5. The Passenger. By now I’m 19, but my first two viewings of this film forever changed me. My older brother had seen it and insisted that I go along when he went again. So my first encounter with Michelangelo Antonioni was filtered through my brother’s excited talk about the movie as he drove us to the theater. I was skeptical, because four or five years earlier, he’d loved “Five Easy Pieces” and I emphatically had not. I hated the Jack Nicholson character so much in that movie, and here we were again, going to see Jack in this obscure thing, at the same old art theater. But I just LOVED this movie. At the end, as the credits rolled, I came out of my trance and looked at my brother and realized he was waiting for my reaction. I just shook my head and said, “Wow.” I can probably trace back to this moment our trajectory toward “Big Bad Love.” It’s my first memory of being aware of certain “foreign film” qualities: long quiet takes, intricate camera movements, intimate details, how actors express character through small actions that belie their words. The sense of real life being caught on film. We talked about these things all the way home. The next night I took my girlfriend to see it and watched her watching it at the end. Afterwards, we walked out and I felt older, some new adultness arriving. I’ve written about this before, having this sense that my 18-year-old girlfriend and I had been through something that had changed us, that the world now had some “thrilling guile” at the heart of it that we hadn’t known was there. Death seemed so close, identity so cloudy. Who were we, really? We got in the car and just started tearing off each other’s clothes to find out, right there in the parking lot. I’ve seen it twice since then, renting it the last time when Antonioni died. It held up pretty well, but had nothing like the power it did in the theater and afterwards, those first two times.

    Thanks for the question. Haven’t thought about this stuff for awhile. Great piece, Sarah!

  3. OH! And Candleshoe. My sister and I loved that one. (Proof that I actually did love mystery movies once upon a time.) ;)

  4. ‘The Never-Ending Story’ was definitely on repeat in my household though I can’t say explicitly how it shaped me, other than the fact that anytime i see a white dog I think “Mini Falcor.” Once Lion King hit screens though, I moved on to watching that incessantly and part of me wonders how much of a role it played in my earliest interest in Africa!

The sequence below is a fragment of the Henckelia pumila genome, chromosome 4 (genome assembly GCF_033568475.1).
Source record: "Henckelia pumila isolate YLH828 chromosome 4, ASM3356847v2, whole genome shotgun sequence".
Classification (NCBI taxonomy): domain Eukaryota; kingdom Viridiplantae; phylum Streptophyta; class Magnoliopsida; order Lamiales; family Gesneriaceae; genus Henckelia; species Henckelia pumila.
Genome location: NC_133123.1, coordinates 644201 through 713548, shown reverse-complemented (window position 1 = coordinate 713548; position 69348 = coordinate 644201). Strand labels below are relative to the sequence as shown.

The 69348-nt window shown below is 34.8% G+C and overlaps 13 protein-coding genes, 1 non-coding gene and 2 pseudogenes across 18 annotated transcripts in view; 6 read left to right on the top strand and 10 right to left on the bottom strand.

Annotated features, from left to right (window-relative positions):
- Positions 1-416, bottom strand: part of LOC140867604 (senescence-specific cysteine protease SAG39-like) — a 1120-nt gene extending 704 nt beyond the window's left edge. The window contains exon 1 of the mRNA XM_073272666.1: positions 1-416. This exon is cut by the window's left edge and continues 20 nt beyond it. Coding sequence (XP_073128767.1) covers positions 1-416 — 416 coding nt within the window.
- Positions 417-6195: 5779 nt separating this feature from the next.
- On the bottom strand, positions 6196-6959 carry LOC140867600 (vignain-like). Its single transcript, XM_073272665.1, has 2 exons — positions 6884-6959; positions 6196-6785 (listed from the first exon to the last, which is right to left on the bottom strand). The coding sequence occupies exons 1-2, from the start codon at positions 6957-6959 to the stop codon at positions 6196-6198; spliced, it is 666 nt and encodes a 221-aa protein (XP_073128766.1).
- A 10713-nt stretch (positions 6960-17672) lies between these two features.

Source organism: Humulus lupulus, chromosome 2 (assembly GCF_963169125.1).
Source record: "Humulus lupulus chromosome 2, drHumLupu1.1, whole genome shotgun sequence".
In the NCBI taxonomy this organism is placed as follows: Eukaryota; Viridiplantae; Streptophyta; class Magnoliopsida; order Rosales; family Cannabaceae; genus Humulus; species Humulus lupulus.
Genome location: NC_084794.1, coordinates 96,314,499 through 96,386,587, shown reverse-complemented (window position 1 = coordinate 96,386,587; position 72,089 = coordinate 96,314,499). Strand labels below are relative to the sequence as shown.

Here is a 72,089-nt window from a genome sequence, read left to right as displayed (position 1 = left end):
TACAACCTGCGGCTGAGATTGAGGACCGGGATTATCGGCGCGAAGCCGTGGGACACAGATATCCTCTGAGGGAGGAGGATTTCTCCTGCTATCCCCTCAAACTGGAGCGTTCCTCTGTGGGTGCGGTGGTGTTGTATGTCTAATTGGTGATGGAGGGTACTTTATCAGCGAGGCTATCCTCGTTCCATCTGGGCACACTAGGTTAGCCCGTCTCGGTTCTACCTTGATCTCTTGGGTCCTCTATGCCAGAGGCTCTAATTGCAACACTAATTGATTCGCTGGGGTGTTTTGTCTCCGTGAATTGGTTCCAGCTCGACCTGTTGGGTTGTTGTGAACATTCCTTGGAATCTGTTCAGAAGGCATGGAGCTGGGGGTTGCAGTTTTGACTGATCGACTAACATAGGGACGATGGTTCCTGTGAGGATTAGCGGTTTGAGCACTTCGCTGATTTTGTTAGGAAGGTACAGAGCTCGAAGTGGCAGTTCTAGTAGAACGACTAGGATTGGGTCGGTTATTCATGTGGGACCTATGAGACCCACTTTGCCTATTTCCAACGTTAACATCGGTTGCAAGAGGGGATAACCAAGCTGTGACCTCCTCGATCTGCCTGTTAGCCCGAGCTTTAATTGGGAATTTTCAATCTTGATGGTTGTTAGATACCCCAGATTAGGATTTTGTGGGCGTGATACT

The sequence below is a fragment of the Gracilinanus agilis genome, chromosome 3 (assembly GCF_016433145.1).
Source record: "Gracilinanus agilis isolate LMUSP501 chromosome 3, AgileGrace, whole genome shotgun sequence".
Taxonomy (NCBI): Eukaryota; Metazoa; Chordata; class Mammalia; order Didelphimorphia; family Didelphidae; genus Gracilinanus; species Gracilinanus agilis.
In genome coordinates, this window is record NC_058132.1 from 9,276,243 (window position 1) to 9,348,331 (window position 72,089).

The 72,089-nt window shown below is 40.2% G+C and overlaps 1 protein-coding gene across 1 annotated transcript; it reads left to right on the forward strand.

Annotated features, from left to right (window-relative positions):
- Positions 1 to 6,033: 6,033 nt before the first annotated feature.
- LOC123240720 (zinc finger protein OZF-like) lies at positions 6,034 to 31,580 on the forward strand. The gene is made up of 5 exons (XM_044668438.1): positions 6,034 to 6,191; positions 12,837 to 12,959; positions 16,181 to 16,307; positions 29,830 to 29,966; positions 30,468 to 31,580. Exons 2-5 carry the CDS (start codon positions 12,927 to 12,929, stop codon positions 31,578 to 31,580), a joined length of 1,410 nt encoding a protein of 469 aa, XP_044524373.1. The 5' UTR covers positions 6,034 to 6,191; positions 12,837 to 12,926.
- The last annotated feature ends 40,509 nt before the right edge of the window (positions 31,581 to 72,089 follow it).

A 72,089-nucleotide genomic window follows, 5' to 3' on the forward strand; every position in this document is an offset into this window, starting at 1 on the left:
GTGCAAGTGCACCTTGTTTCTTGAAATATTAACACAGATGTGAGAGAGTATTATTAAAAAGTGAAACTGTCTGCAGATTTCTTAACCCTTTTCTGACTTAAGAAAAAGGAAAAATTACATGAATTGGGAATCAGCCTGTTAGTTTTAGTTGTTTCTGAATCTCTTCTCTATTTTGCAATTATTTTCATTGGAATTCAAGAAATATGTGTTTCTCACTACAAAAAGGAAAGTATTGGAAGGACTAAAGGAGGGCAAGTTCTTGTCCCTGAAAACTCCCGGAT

5. Willy Wonka and the Chocolate Factory the original…..with Gene Wilder (not J. depp). Loved it, still do.

    That Darn Cat (Hayley Mills) movie..Disney produced and of course Parent Trap with Hayley Mills.

    Anne of Green Gables movies

    • Yes! I loved Parent Trap and the Anne of Green Gables one. The original Willy Wonka freaked me out a bit — Gene Wilder can be scary : )

  6. Definitely The Sound of Music! Still have it all memorized!

  7. Oh man. I love Wizard of Oz so much… Last Halloween I talked my boyfriend into dressing as the Tin Man so I could FINALLY live my dream of being Dorothy.

  8. The Goonies and Back to the Future, No clue if they were age appropriate or not but my brother and I watched them non-stop. I loved Annie too! I totally have to watch it will my kids and hope they want to scrub the floor. Hopefully it will get that damn “Let it Go” song out of their heads!!

  9. Flight of the Navigator, Goonies, Willy Wonka (the older one), Dr. Doolittle (also Gene Wilder), Mary Poppins, Star Trek IV (the one with the whale)

  10. I moved from Michigan to Georgia when I was 8 years old in the 60’s. My movie that I went to see every year at the theater was Gone with the Wind. I was amazed at the lifestyles, the mansions and the history. My parents and I took many rides in the car on Sundays to visit some of the landmarks from this movie. It is still one of my favorites. Fiddle dee dee….